The 3 Common Alignment Mistakes You Make And How To Simply Avoid Them
Mistakes are essential to the learning and growth process! Here are three common alignment mistakes to help bring greater awareness and prevent injury in your practice.
This posture is frequently used throughout class and can cause a lot of extra tension if you aren’t careful. Chaturanga requires a lot of strength, so we often “cheat” to make it a bit easier on ourselves. A common tendency here is to keep the seat bones angled up to the sky as the upper body dips down to the floor. Instead, try to maintain alignment from your shoulders to your tailbone. This will prevent extra strain on the shoulders, lower back and wrists.
The low lunge is the perfect stretch to open and lengthen the body. Although, common habits can make this pose a dangerous one. To avoid injury, it is very important to keep the knee in alignment with the ankle and avoid pushing the knew forward, past the correct 90-degree angle. It is also important to lengthen both sides of the torso without collapsing into a curved hunchback. You can use blocks to encourage this length in the upper body. Place your hands on each block positioned vertically on the highest length. Next, weave the knee forward into the correct alignment of a lunge stance.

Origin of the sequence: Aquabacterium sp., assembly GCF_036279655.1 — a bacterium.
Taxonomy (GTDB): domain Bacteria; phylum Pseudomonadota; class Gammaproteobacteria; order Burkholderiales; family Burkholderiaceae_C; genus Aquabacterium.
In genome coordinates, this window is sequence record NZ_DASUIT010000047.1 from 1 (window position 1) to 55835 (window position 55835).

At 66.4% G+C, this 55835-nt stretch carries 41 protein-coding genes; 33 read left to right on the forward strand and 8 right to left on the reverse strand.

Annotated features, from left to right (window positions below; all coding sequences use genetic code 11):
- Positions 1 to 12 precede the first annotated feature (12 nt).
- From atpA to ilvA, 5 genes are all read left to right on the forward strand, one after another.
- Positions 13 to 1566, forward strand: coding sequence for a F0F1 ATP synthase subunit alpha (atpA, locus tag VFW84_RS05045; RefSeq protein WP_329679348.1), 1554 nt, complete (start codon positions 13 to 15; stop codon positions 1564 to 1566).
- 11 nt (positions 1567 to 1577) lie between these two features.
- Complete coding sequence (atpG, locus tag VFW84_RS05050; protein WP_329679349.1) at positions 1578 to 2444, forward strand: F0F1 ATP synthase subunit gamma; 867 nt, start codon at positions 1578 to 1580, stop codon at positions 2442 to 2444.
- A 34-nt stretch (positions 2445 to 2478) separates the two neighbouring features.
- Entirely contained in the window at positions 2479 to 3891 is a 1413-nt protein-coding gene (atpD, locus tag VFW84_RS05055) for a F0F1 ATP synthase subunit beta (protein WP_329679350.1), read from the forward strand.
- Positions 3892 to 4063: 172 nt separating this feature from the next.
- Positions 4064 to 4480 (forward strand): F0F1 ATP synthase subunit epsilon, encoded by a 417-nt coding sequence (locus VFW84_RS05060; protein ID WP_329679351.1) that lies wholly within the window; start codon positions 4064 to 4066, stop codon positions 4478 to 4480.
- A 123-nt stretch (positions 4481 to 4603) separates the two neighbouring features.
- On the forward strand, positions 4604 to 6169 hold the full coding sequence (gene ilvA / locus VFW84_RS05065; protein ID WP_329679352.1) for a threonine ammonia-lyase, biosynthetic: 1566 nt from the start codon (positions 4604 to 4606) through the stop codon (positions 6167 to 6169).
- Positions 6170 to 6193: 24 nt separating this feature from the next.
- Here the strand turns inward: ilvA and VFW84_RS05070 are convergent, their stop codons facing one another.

This pose can become so routine that we forget to consider proper alignment. Remember that the goal in this pose is to cultivate length in a straight spine. A common mistake is to compromise this length and allow the spine to curve in order to keep the knees straight. Consider bending the knees or widening the position of the hands to achieve the correct V shape and long back in this pose.